A major exhibition of photographs by David Bailey will be shown at the 45th edition of Les Rencontres d’Arles, France’s largest photography festival (July 7 - September 21, 2014), followed by the Scottish National Gallery (Edinburgh).
Bailey’s Stardust, on tour from the National Portrait Gallery (London), chronicles a half-century of Bailey’s career that led to his emergence as one of UK’s foremost photographers.
Featuring 250 shots from the stage and screen, central to his rise as a leading British celebrity photographer of the 1960s, Bailey’s thematic self-curated exhibition includes key work from that era, such as the Rolling Stones, major artists’ portraits and models such as Jean Shrimpton (photographed in Manhattan for British Vogue) to projects in Africa and Australia to a portrait series of his fourth wife, model and muse Catherine Dyer.
Born in the London’s East End in Leytonstone in 1938, his father Herbert was a tailor’s cutter and his mother Gladys a machinist.
Without a conventional formal education and diagnosed as dyslexic, Bailey’s prospects did not appear immediately obvious. “If you came from the East End … there were only three things you could become – a boxer, a car thief or maybe a musician,” Bailey reportedly once said.
At fifteen he left school and become a Fleet Street copy boy at the Yorkshire Post. In 1956 he conscripted for the National Service, and served with the Royal Air Force in Singapore the following year. There, he bought a cheap copy of a Rolleiflex, exposed himself to a plethora of American publications available, like Life, and developed an early interest in Picasso, whose work implied to him that there were no rules where reality could be changed.
Demobbed in August 1958, yet determined to pursue a career in photography, he bought a Canon Rangefinder camera. Unable to secure a formal education at the London College of Printing (now called London College of Communication), he engaged in a range of studio jobs with several prominent London photographers, including David Ollins (where he earned the equivalent of £3.50), John French and John Cole’s Studio.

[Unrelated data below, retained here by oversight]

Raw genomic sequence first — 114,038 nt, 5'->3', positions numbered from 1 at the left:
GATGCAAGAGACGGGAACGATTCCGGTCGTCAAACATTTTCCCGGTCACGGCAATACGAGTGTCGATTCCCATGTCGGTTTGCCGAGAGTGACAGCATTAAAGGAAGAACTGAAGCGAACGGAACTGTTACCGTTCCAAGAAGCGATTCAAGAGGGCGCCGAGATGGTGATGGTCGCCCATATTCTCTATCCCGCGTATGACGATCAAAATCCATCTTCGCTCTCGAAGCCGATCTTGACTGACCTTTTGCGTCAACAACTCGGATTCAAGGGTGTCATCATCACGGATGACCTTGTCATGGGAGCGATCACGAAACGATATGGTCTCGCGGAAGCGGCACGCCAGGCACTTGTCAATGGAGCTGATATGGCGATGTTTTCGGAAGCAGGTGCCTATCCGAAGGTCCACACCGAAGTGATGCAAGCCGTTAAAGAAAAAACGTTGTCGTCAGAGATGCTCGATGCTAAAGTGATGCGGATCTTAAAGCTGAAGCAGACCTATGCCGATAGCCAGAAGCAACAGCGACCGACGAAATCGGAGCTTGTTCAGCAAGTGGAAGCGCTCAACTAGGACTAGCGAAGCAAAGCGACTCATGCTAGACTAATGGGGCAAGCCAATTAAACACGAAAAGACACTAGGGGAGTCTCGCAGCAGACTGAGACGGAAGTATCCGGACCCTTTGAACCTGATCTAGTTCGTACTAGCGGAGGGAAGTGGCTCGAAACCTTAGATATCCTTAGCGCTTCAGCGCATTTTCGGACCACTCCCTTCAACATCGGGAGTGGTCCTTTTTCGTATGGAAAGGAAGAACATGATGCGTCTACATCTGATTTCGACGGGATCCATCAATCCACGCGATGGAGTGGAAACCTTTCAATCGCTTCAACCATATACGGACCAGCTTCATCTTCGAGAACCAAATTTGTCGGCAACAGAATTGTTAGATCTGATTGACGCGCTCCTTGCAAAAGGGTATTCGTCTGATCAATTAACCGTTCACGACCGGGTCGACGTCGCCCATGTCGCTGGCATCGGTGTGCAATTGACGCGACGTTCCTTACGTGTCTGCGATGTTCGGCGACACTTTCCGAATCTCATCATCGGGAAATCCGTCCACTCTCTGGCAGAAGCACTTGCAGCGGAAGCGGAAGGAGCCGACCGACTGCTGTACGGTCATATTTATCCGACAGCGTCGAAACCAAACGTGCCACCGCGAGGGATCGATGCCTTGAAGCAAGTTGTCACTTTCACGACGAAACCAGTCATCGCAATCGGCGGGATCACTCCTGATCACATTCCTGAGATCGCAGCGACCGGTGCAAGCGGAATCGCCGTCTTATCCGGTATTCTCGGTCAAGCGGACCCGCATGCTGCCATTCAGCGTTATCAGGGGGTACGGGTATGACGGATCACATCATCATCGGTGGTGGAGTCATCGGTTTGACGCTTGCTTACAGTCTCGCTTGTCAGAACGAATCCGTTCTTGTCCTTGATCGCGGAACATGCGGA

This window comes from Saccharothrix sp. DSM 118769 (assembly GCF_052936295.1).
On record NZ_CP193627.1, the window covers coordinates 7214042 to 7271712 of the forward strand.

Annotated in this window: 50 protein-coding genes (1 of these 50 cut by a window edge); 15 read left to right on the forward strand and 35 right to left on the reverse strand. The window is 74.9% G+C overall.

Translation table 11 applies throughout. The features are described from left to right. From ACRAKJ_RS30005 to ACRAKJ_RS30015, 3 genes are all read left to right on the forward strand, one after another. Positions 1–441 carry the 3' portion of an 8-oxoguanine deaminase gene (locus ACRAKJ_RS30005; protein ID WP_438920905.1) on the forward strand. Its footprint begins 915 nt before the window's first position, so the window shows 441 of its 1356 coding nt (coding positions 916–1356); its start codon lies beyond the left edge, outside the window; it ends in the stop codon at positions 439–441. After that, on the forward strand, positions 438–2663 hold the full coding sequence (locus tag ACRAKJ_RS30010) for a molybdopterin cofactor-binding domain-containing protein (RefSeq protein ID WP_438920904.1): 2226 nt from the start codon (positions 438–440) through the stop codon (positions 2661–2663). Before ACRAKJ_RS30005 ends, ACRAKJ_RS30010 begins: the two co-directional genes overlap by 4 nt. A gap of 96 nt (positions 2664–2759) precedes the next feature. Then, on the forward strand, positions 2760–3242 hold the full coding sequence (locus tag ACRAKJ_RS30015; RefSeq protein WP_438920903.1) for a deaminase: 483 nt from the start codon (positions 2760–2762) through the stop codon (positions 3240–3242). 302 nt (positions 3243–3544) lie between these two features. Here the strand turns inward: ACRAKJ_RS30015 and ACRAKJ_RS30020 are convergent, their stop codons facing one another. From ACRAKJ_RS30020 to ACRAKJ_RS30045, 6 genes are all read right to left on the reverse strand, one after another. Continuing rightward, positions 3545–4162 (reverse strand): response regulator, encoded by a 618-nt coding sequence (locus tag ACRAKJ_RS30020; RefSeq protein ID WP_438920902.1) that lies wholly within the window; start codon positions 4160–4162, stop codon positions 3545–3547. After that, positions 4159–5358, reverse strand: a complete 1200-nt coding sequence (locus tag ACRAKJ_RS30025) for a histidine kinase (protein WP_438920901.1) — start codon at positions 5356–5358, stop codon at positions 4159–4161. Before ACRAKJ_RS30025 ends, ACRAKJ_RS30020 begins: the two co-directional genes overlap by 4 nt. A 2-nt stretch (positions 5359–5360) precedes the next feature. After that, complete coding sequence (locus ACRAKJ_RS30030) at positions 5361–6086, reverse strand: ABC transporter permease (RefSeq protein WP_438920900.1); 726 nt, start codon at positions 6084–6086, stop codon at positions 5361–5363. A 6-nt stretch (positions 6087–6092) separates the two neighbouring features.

Within a year of leaving the National Service, Bailey had his first photographs published in the Sunday Pictorial newspaper, and the Daily Express in 1960.
His exponential international success was realised after being contracted as a fashion photographer for British Vogue by John Parsons, the magazine’s Art Director, who offered Bailey his first contract.
According to the British art historian, Martin Harrison, “Bailey’s agenda” was to “break down fashion’s stuffy conventions … he cleared the way for the British invasion of New York.”
Bailey and his East London contemporaries, Terence Donovan and Brian Duffy, were named “the Black Trinity” by Norman Parkinson and were known in the British Press as the “terrible three”. Their creativity and originality transformed 60s fashion and portraiture photography in Britain, synonymous with the Swinging Sixties and the booming cultural industry Britain.
Bailey’s aesthetic and technical use of the minimalist white background, harsh lighting, tonal compression, high contrast printing – also formerly used by Cecil Beaton, Richard Lester and Richard Avedon, and observed in films such as the Beatles’ debut film A Hard Day’s Night – was central to his photographic style and pivotal to his visual sensibility in being able to develop his notion of portraiture.
The “white out” minimalistic backdrop, in which Bailey situated his subjects, was revolutionary as it also enabled his subjects the collaborative opportunity to make their statement in art.
Bailey’s individualistic oeuvre was key in signifying his emergence as a serious contemporary portrait photographer with “signature style”. His outsider-insider status notably provided him, as participant and chronicler, with a unique access to celebrity culture, such as Andy Warhol with whom he later made a documentary in 1968 at the Hôtel Meurice, John Lennon, Paul McCartney, Mick Jagger, Michael Caine, David Hockney and “style icons” Mary Quant and Molly Parkin.
At the height of Bailey’s productivity, he shot 841 pages of Vogue editorial in one year. He was considered to be the brightest and one of most powerful and talented energetic formidable forces in the magazine at that time.
Bailey’s life was glamorised in the film Blow Up (1966), directed by Michelangelo Antonioni. He was awarded the CBE in 2001.
In his book Stardust, Bailey is quoted in the introductory essay by British art historian Tim Marlow, “It’s all about looking ... you have to keep looking until you see.”
Bailey’s Stardust runs from July 7 to August 31, 2014, at the Église Sainte-Anne in Arles. Open 10h-19h30, entry €9.